“how the mind clings to the road it knows”

Posted on 18 July 2006

I notice it has been a week since I last wrote an entry and the longer I wait, the harder I find it to talk about what I’ve been up to. Not much really. Lots of thinking down the same old routes that make me as restless as hell. I need to look at my life from a different angle. Difficult. I was reading Mary Oliver this morning, a poem she wrote about Robert Schumann and she notes “how the mind clings to the road it knows” and though it’s fine and dandy to stick to the familiar – feels safe – there is something stultifying about it as well.

I like change. I call myself a nomad. I love new sights, new places, but what I love most is being anonymous, being where no one knows me, no one expects anything from me; but having written this, I think that it is not other’s expectations or what they ask of me: it’s me who offers to do, to give. For instance, two Danish builders were in town last week, finishing some work on a house. They dropped in because there is some work Rob and I want them to do in our house. They were in frenzy to complete the job and didn’t have time for the final clean-up before their flight. Guess who offered?

Part of me likes the part of me that is happy to help another and feel useful. But this is difficult too because often people, myself included, find it difficult to receive, feel an obligation to return the favour.

Besides cleaning a stranger’s house and musing about my universe, I have had several social moments that brought me pleasure. One night, Susan and David came over with David’s younger brother and his wife, who were visiting from Scotland, for bubbly wine and appetizers. George’s wife, Sandy is Peruvian, full of life and mischief, smart too. And I especially liked it when she said she thought her husband “the bee’s knees.” [Do bees have knees? But how nice to hear one of a partnership praise the other.] And then Ruth, who is a classical viola player, dropped in and I worried the background music – Joaquin Phoenix, John Prine, Leonard Cohen – might not be to her liking but she said that she loved it – “mine is so boring… no words.” And I have to believe her because later in the week she invited me to a Rock & Roll concert in Gaillac that unfortunately was cancelled because of a sudden wild storm.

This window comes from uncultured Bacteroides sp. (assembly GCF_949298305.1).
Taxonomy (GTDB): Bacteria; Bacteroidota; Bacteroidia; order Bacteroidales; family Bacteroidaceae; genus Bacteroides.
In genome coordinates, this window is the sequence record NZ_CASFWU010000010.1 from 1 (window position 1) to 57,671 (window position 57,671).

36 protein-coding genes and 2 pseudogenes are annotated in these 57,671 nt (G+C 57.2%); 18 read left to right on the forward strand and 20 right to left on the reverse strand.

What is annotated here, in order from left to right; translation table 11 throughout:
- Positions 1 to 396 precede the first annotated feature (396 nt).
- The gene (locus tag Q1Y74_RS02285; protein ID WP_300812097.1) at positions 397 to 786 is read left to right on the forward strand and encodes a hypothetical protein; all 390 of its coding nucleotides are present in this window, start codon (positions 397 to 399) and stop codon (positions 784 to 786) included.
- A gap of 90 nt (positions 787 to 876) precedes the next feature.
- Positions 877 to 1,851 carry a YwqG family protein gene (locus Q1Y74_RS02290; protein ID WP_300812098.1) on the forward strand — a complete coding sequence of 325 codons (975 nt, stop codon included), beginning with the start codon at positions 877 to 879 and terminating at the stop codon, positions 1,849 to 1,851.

This past Saturday all the town was decorated with paper flowers for an Italian wedding. You’d think you were in Italy, not France, with all the Italian visitors in town – talking loudly with exuberant hand gestures. Early afternoon, a crowd of them – perhaps a hundred, dressed beautifully, stood outside the Mairie’s office, and began applauding when the groom walked toward them, looking very classy in his dark suit and cream waistcoat. And then the bride appeared on the arm of her brother. She looked like Cinderella going to the ball in her long cream satin dress, covered in antique lace. Bare shoulders, over-the-elbow gloves, satin ribbon and flower around her neck, and long veil, trailing behind her.

Bride and Brother

After they were married by the mayor, they moved into the church and were married by the priest. [In France, church and state are separated. You cannot just be married in a church though you can just be married by the mayor.]

And though I say, quite openly, I do not believe in traditional marriage: it doesn’t work, I enjoyed watching this solemn young woman walk proudly into the square on the arm of her handsome brother – her father was killed in a fluke accident several years ago – and felt I was watching a fairytale – especially after reading “On the Way to the Wedding” twice.

Tonight, I am attending another magical event. I am going with Carol of Carolina and David and Susan to see a classical concert on the grounds of Chateau de Mayraques even though I know next to nothing about classical music – I think it Mozart and Britten who will be played. I simply love the scene, the chairs in the huge garden, under the night sky, people-watching and dreaming.

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